“The CPG is based on five randomized trials that met the work group’s inclusion criteria,” he explained. “Those studies include a mix of fracture types and age groups. Yet all of the studies show differences in pain, range of motion, and complication rates between surgical and nonsurgical treatment, and all favored surgical over nonsurgical management. As an aside, it is interesting to note that only one of the five studies found improved functional outcomes with surgery.”

Dr. Nauth cited several studies that investigated the issue of how radiographic findings may correlate to functional outcome. It was, he said, a 1996 prospective, randomized trial comparing four methods of treatment for DRF that introduced the concept of carpal malalignment.

“This is something I find very useful in my practice, because it’s a very simple tool that we can use to analyze radiographs,” he said. “You draw a line up the center of the radial shaft on the lateral radiograph, and look for that line to intersect the carpus. A dorsally angulated fracture will be apparent in dorsal subluxation of the carpus. Similarly, a volarly displaced fracture will display volar subluxation of the carpus. The study also noted a significant correlation between carpal malalignment and poorer key grip strength, grip strength, and rotational range of motion at 1 year.”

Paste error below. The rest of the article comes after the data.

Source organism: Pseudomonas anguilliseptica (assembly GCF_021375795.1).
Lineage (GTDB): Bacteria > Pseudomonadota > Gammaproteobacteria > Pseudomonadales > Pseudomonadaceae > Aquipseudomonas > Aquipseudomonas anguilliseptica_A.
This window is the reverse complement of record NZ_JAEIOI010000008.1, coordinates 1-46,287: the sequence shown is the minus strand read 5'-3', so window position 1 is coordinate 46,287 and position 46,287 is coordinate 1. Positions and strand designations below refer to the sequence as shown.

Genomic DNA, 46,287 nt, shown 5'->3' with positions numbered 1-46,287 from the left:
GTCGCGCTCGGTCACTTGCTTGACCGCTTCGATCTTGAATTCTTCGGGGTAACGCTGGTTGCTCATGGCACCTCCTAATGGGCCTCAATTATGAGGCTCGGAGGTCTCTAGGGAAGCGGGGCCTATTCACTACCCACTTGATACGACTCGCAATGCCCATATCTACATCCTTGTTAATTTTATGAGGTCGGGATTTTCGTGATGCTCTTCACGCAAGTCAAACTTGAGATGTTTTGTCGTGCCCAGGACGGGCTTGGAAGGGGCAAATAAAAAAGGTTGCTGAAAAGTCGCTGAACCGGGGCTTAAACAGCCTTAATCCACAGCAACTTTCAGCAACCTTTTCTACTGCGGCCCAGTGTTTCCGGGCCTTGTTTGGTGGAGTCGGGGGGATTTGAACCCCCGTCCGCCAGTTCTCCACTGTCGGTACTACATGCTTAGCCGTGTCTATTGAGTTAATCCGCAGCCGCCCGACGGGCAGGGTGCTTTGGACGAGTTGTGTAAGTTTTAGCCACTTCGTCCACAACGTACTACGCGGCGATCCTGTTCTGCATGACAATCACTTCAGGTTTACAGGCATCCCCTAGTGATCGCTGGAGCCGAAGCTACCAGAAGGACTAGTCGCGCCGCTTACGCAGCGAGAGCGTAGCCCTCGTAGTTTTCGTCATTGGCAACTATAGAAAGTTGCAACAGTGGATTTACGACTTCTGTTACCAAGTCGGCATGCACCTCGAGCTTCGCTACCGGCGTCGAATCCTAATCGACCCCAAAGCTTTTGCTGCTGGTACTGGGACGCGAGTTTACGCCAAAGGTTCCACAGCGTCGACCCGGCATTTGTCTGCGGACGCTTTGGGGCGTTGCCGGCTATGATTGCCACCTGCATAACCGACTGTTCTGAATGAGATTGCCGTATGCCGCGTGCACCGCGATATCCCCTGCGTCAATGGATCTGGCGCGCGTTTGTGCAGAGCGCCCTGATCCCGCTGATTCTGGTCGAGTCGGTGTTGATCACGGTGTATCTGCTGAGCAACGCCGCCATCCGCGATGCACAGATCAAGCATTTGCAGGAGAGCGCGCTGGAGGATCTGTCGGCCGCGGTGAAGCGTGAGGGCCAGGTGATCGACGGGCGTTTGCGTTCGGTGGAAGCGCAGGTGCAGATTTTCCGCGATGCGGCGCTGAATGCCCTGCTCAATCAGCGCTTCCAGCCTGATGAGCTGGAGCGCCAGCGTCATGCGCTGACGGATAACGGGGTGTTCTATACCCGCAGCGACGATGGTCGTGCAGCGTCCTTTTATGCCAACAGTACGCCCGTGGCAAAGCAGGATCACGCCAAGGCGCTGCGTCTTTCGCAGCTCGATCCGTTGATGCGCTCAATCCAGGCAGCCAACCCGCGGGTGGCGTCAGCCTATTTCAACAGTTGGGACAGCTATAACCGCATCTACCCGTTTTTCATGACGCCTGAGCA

An earlier study he cited found that patients with residual articular step-off had a 91 percent rate of radiographic arthritis and a 57 percent rate of poor clinical result.

“This is in contrast to patients with no intra-articular incongruity, who had fairly good outcomes. Among patients with no intra-articular incongruity, the rate of radiographic arthritis was just 11 percent; only 7 percent of these patients had a poor clinical outcome,” said Dr. Nauth. “So the literature suggests that a young, active patient who has an intra-articular step both on radiograph and computed tomography would benefit from surgical intervention to restore the articular surface.”